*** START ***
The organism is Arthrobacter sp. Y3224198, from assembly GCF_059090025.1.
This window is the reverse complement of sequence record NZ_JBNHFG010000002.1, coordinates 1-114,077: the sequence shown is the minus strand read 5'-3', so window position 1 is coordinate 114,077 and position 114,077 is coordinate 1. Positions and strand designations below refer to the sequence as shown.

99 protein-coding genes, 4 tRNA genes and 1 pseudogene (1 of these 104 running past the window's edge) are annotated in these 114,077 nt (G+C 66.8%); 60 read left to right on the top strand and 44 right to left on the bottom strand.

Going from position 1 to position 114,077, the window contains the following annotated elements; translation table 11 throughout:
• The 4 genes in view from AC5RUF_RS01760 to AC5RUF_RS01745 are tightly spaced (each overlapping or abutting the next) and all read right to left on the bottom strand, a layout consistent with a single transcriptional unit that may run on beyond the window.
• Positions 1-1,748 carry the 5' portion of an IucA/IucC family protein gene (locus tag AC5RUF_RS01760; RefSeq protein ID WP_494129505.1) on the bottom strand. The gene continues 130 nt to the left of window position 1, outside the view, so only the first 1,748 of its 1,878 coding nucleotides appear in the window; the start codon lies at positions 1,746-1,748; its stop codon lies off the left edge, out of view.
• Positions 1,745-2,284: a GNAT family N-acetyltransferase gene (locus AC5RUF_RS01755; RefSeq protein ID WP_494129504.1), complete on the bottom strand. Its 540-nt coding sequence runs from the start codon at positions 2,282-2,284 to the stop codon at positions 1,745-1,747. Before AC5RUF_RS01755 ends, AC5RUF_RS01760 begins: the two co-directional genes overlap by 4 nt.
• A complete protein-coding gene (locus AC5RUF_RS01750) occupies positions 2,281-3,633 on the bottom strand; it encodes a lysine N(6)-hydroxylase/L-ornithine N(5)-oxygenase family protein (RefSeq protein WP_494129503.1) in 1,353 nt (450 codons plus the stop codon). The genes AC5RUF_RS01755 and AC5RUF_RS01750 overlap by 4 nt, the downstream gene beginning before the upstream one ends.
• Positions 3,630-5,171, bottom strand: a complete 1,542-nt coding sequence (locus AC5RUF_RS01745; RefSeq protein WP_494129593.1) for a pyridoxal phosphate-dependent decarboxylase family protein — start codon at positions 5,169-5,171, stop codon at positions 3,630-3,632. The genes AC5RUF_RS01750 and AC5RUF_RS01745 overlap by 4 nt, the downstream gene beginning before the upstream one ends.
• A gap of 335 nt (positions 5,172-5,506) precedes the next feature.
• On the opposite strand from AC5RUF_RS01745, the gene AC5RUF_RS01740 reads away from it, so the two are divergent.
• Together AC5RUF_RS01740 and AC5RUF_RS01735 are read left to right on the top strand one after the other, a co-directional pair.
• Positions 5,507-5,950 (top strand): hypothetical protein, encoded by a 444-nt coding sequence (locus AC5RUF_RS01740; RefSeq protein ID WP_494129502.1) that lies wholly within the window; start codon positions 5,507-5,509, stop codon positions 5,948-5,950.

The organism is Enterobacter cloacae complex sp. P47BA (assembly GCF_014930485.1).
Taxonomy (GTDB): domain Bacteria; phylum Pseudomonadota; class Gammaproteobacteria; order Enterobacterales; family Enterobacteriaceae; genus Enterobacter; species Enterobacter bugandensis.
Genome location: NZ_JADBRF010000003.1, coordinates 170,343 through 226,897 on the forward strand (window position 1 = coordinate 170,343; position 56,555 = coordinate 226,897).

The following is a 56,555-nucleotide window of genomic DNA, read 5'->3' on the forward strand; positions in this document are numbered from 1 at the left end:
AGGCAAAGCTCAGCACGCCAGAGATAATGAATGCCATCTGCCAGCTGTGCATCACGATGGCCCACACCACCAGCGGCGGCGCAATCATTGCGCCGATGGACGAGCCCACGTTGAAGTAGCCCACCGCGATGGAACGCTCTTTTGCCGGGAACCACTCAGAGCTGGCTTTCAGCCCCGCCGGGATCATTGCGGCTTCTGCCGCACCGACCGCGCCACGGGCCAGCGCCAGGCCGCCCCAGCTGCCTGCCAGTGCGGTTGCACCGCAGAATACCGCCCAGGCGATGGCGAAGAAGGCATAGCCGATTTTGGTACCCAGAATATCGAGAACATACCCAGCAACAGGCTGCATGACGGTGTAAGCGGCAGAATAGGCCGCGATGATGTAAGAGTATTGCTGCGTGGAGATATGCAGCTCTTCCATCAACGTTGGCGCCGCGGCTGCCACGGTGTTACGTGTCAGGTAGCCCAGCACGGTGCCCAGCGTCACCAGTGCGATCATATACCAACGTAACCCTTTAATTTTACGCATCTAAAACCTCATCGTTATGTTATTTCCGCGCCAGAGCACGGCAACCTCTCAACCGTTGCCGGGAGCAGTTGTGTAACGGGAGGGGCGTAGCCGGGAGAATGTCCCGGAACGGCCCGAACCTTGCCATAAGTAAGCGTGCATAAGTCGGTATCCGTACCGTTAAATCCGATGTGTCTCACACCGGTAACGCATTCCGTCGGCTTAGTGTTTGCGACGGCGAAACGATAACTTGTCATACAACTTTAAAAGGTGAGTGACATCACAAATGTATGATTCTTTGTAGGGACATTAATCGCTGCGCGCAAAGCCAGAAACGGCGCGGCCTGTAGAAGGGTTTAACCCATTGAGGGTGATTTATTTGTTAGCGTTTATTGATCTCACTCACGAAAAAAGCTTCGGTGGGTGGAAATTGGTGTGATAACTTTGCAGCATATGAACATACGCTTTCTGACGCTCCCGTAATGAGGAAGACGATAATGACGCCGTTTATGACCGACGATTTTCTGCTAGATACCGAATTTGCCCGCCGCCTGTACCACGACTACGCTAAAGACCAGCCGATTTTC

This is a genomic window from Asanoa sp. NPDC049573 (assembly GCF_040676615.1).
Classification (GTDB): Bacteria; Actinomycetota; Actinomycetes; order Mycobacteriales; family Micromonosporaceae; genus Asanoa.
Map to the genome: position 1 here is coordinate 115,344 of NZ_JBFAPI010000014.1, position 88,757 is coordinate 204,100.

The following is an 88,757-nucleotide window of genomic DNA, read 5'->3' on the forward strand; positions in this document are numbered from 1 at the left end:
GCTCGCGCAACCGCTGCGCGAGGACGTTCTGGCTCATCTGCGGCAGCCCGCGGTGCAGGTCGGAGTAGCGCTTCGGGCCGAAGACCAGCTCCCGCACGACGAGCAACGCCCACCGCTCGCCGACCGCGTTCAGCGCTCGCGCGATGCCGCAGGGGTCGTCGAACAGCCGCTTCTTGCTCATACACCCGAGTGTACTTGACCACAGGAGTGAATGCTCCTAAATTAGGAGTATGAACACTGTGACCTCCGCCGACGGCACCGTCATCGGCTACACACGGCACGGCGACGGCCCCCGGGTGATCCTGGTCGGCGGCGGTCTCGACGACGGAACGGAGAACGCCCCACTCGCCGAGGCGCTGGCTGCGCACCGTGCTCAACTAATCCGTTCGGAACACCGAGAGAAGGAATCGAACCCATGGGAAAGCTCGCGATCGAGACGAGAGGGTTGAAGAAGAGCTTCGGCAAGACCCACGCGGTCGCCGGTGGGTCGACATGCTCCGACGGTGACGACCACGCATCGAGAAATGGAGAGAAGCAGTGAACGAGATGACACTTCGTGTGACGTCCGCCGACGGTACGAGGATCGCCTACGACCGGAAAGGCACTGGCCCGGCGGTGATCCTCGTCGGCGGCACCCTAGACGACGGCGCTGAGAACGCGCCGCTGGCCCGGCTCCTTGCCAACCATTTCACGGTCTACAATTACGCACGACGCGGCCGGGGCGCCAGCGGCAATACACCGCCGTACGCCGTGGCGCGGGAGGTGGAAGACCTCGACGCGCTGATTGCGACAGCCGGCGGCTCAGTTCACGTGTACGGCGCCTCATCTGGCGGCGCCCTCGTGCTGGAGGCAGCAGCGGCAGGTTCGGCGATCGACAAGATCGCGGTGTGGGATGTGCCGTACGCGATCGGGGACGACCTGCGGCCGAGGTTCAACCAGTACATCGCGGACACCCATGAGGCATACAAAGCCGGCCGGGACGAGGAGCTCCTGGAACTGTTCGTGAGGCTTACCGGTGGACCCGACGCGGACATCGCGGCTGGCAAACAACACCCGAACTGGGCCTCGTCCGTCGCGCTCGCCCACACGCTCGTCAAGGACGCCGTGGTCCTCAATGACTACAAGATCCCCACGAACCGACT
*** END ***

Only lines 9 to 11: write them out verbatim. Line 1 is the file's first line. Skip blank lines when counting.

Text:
• Positions 3,630-5,171, bottom strand: a complete 1,542-nt coding sequence (locus AC5RUF_RS01745; RefSeq protein WP_494129593.1) for a pyridoxal phosphate-dependent decarboxylase family protein — start codon at positions 5,169-5,171, stop codon at positions 3,630-3,632. The genes AC5RUF_RS01750 and AC5RUF_RS01745 overlap by 4 nt, the downstream gene beginning before the upstream one ends.
• A gap of 335 nt (positions 5,172-5,506) precedes the next feature.
• On the opposite strand from AC5RUF_RS01745, the gene AC5RUF_RS01740 reads away from it, so the two are divergent.